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“Among priorities of joint work with the European Commission is the implementation of provisions of the Third Energy Package, joint modernization and management of Ukraine’s gas transport system, and investments in increased production of energy resources inside Ukraine,” Yatsenyuk’s website quoted him as saying.
The Ukrainian prime minister also pointed to the solidarity of Ukraine’s and the European Union’s positions on issues of energy security. He stressed the importance of further joint efforst to diversify energy sources.
Last year, the European Commission urged to review bilateral intergovernmental agreements between Russia and EU countries to ensure that they comply with the Third Energy Package, which requires the separation of gas production, transportation and sale to prevent gas suppliers from dominating the infrastructure.
Therefore, Russia says that the European Commission’s requirement to adapt these documents to the Third Energy Package contradicts the basic law principle that legislation cannot have retroactive force.
The Third Energy Package requires, in particular, that a half of the capacities of the pipeline built with Russian money must be reserved for independent suppliers, i.e. for cheap and free transit of Caspian gas to Europe independently from Russia.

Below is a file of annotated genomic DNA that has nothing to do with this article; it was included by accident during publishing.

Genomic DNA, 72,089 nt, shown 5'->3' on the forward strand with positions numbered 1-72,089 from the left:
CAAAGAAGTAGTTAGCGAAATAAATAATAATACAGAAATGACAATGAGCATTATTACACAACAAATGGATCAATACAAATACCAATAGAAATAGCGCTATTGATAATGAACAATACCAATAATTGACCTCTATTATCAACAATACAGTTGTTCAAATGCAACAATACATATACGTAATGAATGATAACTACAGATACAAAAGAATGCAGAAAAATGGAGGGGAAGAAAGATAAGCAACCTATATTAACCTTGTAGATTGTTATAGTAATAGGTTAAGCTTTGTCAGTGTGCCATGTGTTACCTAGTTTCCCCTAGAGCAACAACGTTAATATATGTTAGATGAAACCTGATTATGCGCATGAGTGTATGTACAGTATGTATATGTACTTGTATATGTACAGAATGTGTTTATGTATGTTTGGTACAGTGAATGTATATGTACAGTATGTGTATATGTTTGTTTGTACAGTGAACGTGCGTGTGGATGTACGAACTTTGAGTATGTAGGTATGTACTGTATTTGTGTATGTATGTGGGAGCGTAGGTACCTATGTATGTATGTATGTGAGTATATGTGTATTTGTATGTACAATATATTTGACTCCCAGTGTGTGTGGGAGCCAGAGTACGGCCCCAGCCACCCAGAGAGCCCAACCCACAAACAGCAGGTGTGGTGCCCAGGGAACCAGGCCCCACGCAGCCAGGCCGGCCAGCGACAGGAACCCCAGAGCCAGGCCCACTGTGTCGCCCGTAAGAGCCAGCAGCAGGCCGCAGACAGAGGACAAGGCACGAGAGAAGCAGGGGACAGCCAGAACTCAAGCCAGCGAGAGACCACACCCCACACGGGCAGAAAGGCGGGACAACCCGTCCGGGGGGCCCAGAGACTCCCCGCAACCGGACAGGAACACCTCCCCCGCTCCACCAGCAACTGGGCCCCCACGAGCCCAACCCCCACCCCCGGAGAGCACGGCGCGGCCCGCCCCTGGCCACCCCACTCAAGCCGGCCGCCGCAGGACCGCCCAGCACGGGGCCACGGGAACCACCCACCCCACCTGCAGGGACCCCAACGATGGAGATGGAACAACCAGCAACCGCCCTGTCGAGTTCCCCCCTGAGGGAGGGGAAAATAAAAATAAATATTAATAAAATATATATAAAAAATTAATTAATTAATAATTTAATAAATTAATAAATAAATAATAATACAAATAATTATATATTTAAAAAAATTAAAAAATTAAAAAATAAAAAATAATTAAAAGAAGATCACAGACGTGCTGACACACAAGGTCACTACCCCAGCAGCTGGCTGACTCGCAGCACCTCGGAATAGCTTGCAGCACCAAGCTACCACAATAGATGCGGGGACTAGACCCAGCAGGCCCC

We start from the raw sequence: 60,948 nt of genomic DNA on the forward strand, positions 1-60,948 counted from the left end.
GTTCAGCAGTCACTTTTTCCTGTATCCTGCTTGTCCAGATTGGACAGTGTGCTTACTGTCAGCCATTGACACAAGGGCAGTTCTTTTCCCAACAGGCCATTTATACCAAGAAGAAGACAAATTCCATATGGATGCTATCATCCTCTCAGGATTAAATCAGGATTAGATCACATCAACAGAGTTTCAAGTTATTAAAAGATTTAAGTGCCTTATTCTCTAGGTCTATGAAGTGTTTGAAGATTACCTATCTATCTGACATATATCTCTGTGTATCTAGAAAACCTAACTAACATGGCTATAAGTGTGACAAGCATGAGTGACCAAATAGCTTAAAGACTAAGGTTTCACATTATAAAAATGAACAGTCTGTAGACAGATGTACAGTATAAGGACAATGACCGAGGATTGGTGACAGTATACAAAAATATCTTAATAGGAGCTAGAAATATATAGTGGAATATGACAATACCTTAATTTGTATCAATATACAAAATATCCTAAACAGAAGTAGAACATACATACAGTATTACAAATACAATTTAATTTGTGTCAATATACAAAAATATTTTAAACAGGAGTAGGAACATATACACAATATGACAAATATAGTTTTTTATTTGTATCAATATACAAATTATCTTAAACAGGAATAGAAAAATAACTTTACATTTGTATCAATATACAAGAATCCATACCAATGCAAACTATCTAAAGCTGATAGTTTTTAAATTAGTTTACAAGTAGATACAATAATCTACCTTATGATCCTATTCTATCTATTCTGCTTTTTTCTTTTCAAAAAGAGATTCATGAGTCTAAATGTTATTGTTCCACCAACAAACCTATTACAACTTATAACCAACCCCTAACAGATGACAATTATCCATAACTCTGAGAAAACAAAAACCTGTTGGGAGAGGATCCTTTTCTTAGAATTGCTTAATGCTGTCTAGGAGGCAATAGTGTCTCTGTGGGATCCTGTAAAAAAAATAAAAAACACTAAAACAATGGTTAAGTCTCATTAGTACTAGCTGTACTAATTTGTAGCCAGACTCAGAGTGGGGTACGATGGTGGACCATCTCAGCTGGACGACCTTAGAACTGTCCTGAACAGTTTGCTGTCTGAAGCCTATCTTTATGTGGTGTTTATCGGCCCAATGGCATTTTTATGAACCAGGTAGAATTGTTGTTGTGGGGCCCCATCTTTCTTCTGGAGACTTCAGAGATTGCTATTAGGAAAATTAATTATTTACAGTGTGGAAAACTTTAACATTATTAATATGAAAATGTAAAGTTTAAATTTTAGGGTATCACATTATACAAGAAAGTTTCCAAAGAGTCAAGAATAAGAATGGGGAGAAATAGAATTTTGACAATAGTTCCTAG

Therefore, Russia does not recognize the legitimacy of applying the Third Energy Package to the South Stream gas pipeline project. If Moscow agrees to the EU’s proposal to consider exemptions for the South Stream gas pipeline as part of the Third Energy Package, this will mean that Russia will de facto recognize the legitimacy of using this ultra-liberal regulation.
The OPAL gas pipeline, which has an annual capacity of 36 billion cubic meters and runs along Germany’s eastern border, provides a link from Russia’s Nord Stream gas pipe running under the Baltic Sea to Europe’s existing gas transport networks. The OPAL pipeline pumps Russian natural gas across Germany and farther to the Czech Republic.
Under the rules of the Third Energy Package, Gazprom is required to reserve up to 50% of the OPAL gas pipeline’s capacities for gas transportation by independent gas suppliers.
Gazprom turned to the European Commission in late 2013 with a request to exclude the OPAL gas pipeline from the rules of the Third Energy Package, which requires the separation of gas production, transportation and sale to prevent gas suppliers from dominating the infrastructure.
The German Economy Ministry has insisted on providing full access for Gazprom to the OPAL pipeline over the threat of interruptions in Russia’s natural gas transit via Ukraine.
However, the decision was postponed till January 2015.